In anticipation of the V&A’s, London, new design hub opening next year in Shenzhen, an exhibition exploring the unconventional and alternative underbelly of Chinese design is being held in the Museum’s T. T. Tsui Gallery during this year’s London Design Festival.
Unidentified Acts of Design probes Shenzhen and Pearl River Delta’s studios in order to expose a series of alternative acts of design that exist alongside those of the more conventional persuasion. It is a project undertaken by both the V&A and China Merchants Shekou Holdings (CMSK) in an effort to create a solid, non-profit foundation upon which the Design Society, opening in Shenzhen in 2017, will be built.
The exhibition has already received significant attention, having been originally shown at the 2015 Urbanism/Architecture Bi-City Biennale (UABB). Just as it did in its former exhibition space, Unidentified Acts contains a range of case studies including – but not limited to – Seeed, a platform for inventors and engineers to develop and prototype ideas; Makeblock, the robot making company; the multi-functional digital platform WeChat (Weixin); as well as many more. All will be presented through a variety of short films, introducing the unsung pioneers of the design process – inventors, web developers, hobbyists – allowing them to receive the recognition they deserve.
This exhibition provides an opportunity for both the Victoria and Albert Museum and their collaborators, CMSK, to determine the character they wish to give to the forthcoming Shenzhen gallery. Luisa E. Mengoni, Head of the V&A gallery in Shekou and Brendan Cormier, Lead Curator of 20th and 21st century design for Shekou have curated the display in order to tailor its narrative, exemplifying that unconventional acts of design have been borne out of a region commonly referred to as “the factory of the world.”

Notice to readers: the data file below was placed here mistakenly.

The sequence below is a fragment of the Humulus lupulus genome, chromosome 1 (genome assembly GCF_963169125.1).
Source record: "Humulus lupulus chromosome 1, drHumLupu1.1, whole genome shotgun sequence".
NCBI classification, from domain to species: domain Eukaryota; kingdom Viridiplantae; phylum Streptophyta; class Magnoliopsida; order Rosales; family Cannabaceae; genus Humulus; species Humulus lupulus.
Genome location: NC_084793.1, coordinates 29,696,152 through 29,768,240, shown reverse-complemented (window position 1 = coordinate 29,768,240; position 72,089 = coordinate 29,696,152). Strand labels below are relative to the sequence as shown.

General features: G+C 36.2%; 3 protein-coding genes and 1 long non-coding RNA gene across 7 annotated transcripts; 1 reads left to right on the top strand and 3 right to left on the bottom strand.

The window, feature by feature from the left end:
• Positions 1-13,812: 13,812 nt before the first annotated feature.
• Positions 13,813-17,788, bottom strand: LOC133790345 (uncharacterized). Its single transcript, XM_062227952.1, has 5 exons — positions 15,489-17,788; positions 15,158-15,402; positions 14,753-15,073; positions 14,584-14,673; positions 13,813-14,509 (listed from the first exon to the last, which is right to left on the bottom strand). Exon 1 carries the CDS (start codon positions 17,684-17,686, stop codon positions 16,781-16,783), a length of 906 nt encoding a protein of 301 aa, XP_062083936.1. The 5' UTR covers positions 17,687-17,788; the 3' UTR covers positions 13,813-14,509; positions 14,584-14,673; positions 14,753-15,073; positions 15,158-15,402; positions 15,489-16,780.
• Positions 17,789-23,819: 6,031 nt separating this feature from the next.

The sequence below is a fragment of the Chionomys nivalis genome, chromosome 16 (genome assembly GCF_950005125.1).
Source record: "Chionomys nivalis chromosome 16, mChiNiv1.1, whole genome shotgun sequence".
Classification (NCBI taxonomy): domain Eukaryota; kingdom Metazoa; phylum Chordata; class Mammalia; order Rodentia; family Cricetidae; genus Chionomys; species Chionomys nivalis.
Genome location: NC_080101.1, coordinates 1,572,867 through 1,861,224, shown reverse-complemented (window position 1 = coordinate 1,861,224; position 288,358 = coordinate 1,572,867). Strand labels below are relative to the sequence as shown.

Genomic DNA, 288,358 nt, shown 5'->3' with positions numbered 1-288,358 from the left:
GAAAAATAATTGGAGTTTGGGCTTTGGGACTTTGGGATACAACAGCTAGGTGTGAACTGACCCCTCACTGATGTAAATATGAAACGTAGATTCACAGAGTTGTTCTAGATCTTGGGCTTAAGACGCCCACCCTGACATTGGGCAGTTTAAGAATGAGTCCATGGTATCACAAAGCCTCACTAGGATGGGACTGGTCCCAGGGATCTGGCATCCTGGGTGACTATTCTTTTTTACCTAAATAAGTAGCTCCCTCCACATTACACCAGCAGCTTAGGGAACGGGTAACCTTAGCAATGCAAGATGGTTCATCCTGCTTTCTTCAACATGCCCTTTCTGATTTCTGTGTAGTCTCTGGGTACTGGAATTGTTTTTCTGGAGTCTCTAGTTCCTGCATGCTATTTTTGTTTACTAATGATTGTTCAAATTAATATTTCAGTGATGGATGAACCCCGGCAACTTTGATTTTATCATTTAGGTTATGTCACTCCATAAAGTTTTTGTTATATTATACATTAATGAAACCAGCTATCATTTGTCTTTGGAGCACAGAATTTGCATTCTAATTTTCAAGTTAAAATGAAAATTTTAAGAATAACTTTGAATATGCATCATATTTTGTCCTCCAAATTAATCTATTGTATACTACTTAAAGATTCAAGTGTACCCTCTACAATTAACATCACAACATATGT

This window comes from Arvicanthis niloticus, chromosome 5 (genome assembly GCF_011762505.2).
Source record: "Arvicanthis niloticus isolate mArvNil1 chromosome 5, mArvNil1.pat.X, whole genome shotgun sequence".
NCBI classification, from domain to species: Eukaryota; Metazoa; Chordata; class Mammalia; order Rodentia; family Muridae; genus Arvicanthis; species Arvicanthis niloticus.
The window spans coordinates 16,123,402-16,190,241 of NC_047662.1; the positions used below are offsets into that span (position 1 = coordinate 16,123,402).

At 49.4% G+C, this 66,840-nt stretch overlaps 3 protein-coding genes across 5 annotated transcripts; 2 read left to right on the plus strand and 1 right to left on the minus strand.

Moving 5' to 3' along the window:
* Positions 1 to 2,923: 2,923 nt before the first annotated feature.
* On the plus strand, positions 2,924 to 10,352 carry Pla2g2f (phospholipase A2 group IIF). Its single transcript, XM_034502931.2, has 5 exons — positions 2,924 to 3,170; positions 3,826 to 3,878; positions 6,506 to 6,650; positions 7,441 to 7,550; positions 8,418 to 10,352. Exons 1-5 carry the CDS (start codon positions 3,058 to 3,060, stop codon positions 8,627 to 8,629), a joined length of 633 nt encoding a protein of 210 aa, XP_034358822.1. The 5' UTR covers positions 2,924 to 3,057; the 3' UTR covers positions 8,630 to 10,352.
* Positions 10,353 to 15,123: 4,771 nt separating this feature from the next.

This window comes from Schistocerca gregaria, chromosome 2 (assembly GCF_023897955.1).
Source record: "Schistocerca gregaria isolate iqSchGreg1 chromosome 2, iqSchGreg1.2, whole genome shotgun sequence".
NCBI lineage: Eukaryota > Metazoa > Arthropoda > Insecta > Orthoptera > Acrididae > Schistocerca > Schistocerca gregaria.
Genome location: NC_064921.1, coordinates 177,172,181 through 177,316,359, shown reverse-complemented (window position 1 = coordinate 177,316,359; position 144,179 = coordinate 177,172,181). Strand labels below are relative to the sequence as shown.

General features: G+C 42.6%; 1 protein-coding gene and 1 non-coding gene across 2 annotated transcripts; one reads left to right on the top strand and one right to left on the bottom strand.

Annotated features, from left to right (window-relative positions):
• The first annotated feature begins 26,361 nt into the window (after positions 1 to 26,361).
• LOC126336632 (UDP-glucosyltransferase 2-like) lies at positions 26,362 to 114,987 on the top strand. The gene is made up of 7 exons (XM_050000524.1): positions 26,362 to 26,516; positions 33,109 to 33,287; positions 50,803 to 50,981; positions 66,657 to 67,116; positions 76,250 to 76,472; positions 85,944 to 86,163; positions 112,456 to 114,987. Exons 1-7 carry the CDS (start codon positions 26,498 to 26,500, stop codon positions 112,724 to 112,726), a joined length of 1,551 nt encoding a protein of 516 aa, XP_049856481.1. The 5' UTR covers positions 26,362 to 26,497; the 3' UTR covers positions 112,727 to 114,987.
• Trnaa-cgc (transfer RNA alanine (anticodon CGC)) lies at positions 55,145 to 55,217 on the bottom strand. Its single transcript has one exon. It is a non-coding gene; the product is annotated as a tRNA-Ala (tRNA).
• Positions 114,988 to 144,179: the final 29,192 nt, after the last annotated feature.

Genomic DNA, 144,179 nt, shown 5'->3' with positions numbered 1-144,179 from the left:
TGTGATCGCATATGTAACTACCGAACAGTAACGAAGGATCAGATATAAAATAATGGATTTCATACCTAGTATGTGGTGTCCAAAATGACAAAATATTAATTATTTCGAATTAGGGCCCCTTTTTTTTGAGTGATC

As is hoped for the 2017 gallery, this exhibition tests the relationship between value and design. Through a highly diverse selection of objects from the V&A’s wold renowned collection, Unidentified Acts of Design stands as a symbol of the ever-expanding curatorial interest developing alongside the arrival of the V&A’s new gallery.
Unidentified Acts of Design, 15 September – 30 November, Victoria and Albert Museum, London. For more, visit www.vam.ac.uk.
1. Fragile Future Chandelier, Studio Drift, 2011. Image copyright Victoria and Albert Museum, London.